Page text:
Anti-Seizure Drug Lowered IQ in The Unborn
Researchers report that children of women who took a drug for epilepsy have lower IQs as toddlers than children of mothers who took an alternate drug.
The medication in question is an anti-seizure drug, valproate and it’s sold by Sanofi-Aventis as Epilim and Depakote by Abbott Labs, reports Reuters.
"This finding supports a recommendation that valproate not be used as a first-choice drug in women of childbearing potential," Kimford Meador of Emory University in Atlanta and colleagues wrote in the New England Journal of Medicine.
That would apply to all women of childbearing age, since half of pregnancies are unplanned.
The average IQ for children exposed in the womb to lamotrigine was 101, for phenytoin it was 99, and for carbamazepine it was 98. Three-year-old children, exposed to valproate in the womb, who were tested scored an average of 92 on the IQ test, reports Forbes.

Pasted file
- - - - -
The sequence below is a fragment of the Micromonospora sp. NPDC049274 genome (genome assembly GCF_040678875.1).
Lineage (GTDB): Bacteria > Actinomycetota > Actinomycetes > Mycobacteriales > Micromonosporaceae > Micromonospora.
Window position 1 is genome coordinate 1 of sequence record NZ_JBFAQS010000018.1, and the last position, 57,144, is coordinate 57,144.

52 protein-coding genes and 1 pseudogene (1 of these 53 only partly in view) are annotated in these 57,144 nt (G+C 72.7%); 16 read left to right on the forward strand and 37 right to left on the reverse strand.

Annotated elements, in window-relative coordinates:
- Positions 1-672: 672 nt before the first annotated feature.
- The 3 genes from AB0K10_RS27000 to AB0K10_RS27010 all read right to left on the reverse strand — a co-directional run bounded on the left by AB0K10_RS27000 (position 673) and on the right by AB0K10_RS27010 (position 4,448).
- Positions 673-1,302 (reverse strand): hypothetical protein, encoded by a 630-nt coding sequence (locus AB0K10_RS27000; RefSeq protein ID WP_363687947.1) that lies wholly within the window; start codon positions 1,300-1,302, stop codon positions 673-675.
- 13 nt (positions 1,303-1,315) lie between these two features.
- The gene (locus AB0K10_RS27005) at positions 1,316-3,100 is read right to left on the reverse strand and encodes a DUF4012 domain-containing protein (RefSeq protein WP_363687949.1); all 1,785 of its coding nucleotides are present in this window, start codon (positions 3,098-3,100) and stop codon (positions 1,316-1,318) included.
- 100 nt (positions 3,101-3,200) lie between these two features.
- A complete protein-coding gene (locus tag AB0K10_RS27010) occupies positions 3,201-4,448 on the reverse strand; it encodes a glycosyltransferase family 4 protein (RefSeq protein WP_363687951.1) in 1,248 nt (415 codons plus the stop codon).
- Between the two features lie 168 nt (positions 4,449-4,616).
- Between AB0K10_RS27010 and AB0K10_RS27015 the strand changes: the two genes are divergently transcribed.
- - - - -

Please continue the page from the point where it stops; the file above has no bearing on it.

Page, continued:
The IQ was measured on average six to nine points lower in children whose mothers had been prescribed valproate. Other drugs tested for their effect on children were Lamictal, Tegretol and Dilantin which did not seem to lower the unborn child’s intelligence.
About 25,000 children are born in the U.S. every year to mothers with epilepsy.
Besides a reduced IQ, evidence exists that the drug can cause congenital malformations in 10 percent of children. British researchers also report its link to a rise in autism.
The drug is commonly prescribed for epilepsy, migraines, and bipolar disorder. A lower dose may not show the same effects.
Doctors do not recommend you stop taking the drug suddenly when pregnant because of the possibility that could lead to more seizures which can harm a fetus. Reuters reports that in five percent of epilepsy patients, valproate or valproic acid is the drug of choice.
Researchers plan to follow the children for another three years. #